sisyphean days

Did you see me at the store today, grabbing my son by the arm, firmly squeezing his bicep to get him out the door? Did you see him kicking and spitting at me? Could you hear him screaming from the cereal aisle?


Who’s kid is this? I think to myself. But alas, he’s mine.

“This will be over soon,” a sympathetic older woman says to me with a smile.

“Thank you for saying that,” I say, rolling my eyes and shaking my head at the little boy who is charging at me like a rabid dog.The bagger packs my groceries as fast as she can while I haul my son out to the entryway to calm him down, throwing my credit card at the man behind the cash register on my way out the door.

“Just take whatever I owe please, I’ll be back for the bags.”

It’s not so much that I mind the scene. He’s four, it happens, I expect it. I can handle it (mostly), with deep breathes and a strangely serene tone not dissimilar, I imagine, from what my voice sounds like played back on a cassette tape, distant and hollow. I should know better than to take him to a store after school without a snack. His meltdown is very likely my fault.

And did I mention I would not buy the crocheted Ninja Turtle hat he threw at me in a fit of rage? OF COURSE it’s my fault. In the store I tell him calmly that he cannot have that hat because it’s almost Christmas, and he will be getting SO many new things very soon, and also, we have enough hats.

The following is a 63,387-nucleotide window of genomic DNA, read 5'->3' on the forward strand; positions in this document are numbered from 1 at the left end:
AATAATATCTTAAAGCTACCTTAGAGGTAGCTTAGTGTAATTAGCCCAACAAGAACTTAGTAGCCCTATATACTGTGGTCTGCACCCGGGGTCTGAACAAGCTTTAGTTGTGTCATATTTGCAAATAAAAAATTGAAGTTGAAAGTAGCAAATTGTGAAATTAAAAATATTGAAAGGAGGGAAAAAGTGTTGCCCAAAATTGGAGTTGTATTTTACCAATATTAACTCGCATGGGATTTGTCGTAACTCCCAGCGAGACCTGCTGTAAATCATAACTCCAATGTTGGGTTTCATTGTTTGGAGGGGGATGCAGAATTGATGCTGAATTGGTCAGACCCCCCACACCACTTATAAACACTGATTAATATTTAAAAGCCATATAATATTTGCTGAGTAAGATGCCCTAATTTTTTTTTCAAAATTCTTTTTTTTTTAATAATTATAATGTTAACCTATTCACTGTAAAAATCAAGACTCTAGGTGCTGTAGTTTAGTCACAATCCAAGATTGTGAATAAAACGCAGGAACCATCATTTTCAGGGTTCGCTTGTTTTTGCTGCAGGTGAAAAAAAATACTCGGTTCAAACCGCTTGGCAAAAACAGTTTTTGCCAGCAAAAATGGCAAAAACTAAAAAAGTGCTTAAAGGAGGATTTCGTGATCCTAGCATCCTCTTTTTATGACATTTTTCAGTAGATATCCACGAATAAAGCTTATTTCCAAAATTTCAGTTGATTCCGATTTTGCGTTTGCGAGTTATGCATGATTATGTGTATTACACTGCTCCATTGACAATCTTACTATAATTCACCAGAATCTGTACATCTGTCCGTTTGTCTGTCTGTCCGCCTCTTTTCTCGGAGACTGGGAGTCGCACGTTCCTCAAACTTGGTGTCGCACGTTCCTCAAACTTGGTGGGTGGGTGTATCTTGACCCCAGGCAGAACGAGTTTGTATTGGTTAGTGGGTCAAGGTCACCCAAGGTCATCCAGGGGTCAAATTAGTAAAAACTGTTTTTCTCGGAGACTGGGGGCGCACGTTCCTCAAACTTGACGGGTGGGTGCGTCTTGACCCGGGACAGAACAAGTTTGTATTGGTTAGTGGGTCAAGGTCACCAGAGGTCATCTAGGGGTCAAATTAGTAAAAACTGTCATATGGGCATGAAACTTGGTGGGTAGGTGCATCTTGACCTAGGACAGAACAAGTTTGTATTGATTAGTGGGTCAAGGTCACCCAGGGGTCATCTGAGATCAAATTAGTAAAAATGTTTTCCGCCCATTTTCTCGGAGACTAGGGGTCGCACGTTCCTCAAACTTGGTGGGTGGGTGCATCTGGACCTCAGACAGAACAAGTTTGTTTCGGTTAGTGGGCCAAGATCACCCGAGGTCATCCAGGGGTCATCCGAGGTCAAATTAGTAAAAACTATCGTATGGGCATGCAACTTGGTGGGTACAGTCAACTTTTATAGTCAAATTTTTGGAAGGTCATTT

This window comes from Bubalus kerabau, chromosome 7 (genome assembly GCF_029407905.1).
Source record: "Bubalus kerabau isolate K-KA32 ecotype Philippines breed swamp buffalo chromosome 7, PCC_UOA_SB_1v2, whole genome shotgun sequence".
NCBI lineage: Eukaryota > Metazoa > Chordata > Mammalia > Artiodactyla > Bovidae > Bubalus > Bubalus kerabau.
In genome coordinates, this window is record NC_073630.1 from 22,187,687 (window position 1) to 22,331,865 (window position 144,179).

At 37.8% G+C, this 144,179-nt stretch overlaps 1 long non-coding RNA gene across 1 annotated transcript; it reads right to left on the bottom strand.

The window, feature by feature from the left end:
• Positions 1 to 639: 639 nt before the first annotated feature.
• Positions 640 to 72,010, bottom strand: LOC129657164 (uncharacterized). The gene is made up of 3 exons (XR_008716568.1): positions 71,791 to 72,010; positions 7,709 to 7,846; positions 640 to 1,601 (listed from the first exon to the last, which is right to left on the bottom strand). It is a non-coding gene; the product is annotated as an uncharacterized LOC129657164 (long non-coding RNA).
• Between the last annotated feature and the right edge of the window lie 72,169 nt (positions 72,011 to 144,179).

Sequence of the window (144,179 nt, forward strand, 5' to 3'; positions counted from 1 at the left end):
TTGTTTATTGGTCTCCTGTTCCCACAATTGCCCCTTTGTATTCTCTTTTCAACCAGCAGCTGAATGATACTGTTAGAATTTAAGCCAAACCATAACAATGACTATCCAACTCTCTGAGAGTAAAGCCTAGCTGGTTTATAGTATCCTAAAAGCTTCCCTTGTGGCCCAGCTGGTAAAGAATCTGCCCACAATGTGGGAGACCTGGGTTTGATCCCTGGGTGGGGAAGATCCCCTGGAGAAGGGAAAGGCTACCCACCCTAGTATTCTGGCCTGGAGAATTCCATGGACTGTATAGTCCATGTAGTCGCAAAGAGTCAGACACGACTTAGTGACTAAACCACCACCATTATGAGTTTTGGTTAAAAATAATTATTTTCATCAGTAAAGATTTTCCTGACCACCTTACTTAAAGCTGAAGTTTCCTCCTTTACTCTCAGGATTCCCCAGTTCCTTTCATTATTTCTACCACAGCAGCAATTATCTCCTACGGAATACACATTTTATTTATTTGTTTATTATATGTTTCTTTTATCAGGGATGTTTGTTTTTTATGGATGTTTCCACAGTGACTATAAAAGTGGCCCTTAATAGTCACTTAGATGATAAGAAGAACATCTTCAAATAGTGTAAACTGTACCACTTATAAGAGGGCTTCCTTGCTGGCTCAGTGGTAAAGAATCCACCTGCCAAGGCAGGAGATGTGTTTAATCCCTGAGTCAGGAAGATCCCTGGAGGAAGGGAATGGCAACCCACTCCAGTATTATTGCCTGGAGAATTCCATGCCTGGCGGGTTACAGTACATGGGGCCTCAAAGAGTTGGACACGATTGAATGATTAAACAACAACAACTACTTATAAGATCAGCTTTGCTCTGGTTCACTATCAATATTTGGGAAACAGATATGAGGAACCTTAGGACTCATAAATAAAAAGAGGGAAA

But here’s what I am really thinking:

NO, you little sh*t, you cannot have the f@*king ninja turtle hat because, don’t you know there are kids laying under rubble in Aleppo right this very minute. That there are kids who don’t have a bed to sleep on anymore, let alone a hat to warm their head. That there are kids in our own city who won’t get a hot meal tonight, or tomorrow, or the next day.


But of course I do not say any of this.


“I hate you. I wanted that hat so much,” he hisses at me as we walk to the car, my fingers firmly encircling his wrist, pulling him faster than his oversized boots can keep up.

Only when we’re buckled in do I launch into the tirade hidden so coolly beneath my grit-toothed smile in the store as I caught his hand each time he swung at me. I am careful not to shame him, so I talk about my disappointment in his behavior and not in his person (I know the difference between shame and guilt, thank you Brené). But boy howdy do I pile on the guilt.

Of course he does not understand.

“But I reeeeeeeeeeeeaaaaaallllly wanted that hat,” he cry-sniffles at me in the rearview mirror.

I wonder if I should send him to bed hungry so he knows what an empty stomach feels like. I wonder if I should return the brown paper packages tied up with string (and blue Amazon Prime tape) piling high on my dining room table. Would an empty stocking on Christmas morning teach him the lesson I am so desperate for him to learn in this moment?

God help me if I’m raising a spoiled brat (or two).